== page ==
The Political Economy of Cities: American and Comparative Perspectives

Course Description

We will examine how economic and political factors shape cities, urban life, and urbanization processes using theories and methods from different social science disciplines (political science, economics, sociology, geography, etc.). Particular attention will be given to comparing urban processes across time and place, including cities from the U.S. and from all around the world, and critically evaluating the efforts of different actors to shape and reshape the city. The course will introduce key concepts and debates in urban political economy while also focusing on a number of substantive issues such as spatial inequality, good governance, quality of life, and environmental challenges. Contributions from scholars and policy-makers as well as from the media and popular culture will be included.

You will learn by participating in the production of knowledge: gathering, analyzing, and synthesizing information through a series of interactive classroom activities and assignments. The assignments will be varied and engaging, yet also mostly informal. They are designed to allow you to experiment, learn, and receive constructive feedback on your work and learning process. The course will empower students with the analytic and critical thinking skills and effective communication tools necessary to form and transmit their own understanding of a topic and to pursue college-level studies in the liberal arts and social sciences.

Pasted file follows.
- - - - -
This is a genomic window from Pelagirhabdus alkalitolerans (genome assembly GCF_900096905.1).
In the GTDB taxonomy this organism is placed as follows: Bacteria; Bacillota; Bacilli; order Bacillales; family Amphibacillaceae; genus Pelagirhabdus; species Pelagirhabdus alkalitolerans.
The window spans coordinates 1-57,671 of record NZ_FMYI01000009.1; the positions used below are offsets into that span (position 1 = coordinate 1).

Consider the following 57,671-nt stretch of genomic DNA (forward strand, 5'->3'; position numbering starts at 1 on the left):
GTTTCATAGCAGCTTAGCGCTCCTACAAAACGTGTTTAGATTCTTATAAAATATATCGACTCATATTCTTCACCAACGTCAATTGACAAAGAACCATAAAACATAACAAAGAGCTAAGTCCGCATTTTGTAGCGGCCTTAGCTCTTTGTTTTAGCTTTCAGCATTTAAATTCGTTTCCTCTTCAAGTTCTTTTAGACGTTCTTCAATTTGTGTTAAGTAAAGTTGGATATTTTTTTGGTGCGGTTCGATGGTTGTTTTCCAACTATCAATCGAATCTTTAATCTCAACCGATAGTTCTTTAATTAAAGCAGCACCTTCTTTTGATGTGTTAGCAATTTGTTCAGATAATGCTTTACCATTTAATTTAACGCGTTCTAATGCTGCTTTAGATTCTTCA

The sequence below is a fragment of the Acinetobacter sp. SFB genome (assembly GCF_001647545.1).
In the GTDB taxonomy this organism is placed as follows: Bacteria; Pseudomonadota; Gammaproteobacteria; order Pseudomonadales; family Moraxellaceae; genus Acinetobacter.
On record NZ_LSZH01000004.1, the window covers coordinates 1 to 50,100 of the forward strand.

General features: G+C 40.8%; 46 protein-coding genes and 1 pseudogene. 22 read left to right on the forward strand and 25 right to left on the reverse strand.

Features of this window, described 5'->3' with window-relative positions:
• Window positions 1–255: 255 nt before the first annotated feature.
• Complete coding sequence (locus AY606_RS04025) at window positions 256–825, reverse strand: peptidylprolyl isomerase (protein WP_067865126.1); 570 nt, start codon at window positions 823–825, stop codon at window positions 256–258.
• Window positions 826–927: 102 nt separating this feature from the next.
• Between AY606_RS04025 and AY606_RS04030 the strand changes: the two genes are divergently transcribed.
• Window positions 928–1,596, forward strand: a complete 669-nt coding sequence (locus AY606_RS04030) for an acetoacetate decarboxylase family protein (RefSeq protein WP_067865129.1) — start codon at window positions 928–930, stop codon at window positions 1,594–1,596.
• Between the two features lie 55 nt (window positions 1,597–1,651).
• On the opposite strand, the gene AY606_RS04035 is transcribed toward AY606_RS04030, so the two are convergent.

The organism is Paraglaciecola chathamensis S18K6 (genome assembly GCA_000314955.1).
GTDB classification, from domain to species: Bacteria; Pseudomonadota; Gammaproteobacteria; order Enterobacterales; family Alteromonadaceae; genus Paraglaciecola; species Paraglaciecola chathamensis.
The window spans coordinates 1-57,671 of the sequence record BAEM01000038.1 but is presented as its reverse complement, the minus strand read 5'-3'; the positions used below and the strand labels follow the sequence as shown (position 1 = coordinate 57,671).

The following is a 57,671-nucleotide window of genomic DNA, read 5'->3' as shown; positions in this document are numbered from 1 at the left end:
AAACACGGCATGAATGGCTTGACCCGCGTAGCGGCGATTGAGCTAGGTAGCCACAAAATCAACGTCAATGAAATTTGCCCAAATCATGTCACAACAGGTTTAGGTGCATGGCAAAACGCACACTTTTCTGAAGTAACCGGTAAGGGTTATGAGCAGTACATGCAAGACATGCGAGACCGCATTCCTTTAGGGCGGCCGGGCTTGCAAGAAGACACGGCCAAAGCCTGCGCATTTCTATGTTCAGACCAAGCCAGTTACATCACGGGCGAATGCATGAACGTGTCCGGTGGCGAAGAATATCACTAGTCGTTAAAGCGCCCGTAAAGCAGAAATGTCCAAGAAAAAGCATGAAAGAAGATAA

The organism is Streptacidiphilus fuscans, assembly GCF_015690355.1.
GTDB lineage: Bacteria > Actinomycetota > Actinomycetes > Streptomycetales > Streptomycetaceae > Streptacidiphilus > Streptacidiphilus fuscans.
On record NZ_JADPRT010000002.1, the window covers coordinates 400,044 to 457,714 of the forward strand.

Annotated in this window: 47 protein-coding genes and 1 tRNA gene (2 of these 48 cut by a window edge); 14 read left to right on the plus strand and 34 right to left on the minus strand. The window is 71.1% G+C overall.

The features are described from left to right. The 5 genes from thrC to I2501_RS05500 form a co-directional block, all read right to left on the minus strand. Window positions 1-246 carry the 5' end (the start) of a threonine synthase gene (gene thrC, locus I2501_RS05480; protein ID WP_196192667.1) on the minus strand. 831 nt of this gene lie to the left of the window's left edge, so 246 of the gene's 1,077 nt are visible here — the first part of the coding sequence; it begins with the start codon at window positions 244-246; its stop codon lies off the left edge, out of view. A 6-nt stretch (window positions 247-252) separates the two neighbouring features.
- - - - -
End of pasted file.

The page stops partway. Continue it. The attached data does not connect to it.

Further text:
By the end of the course, you will:

  • Learn to think 'glocally', linking local and global issues and learning from new ideas and perspectives.
  • Have a deeper understanding of the main concepts and debates in urban political economy, as a useful introduction to the social sciences and related fields.
  • Have developed some of the skills central to today‚Äôs liberal arts and social sciences: interdisciplinary and comparative thinking, and the ability to connect academic discussions and real-world policy and civic issues.


There are no prerequisites for this course, although students with an interest in the social sciences and related fields such as urban studies, public policy, and development studies may find the course particularly interesting. This course further intends that students from diverse backgrounds and perspectives be well-served, that students' learning needs to be addressed both in and out of class, and that the diversity that students bring to class be viewed as a resource, strength, and benefit.


One Section Available to Choose From:

Online sections of Pre-College courses are offered in one of the following modalities: Asynchronous, Mostly asynchronous, or Blended. Please review full information regarding the experience here.

Dates: June 27, 2022 - July 08, 2022
Duration: 2 Weeks
Meeting Times: M-F 8:30A-11:20A
Status: Closed
Format: On-Campus
Instructor(s): Rachel McKane
Course Number: 10356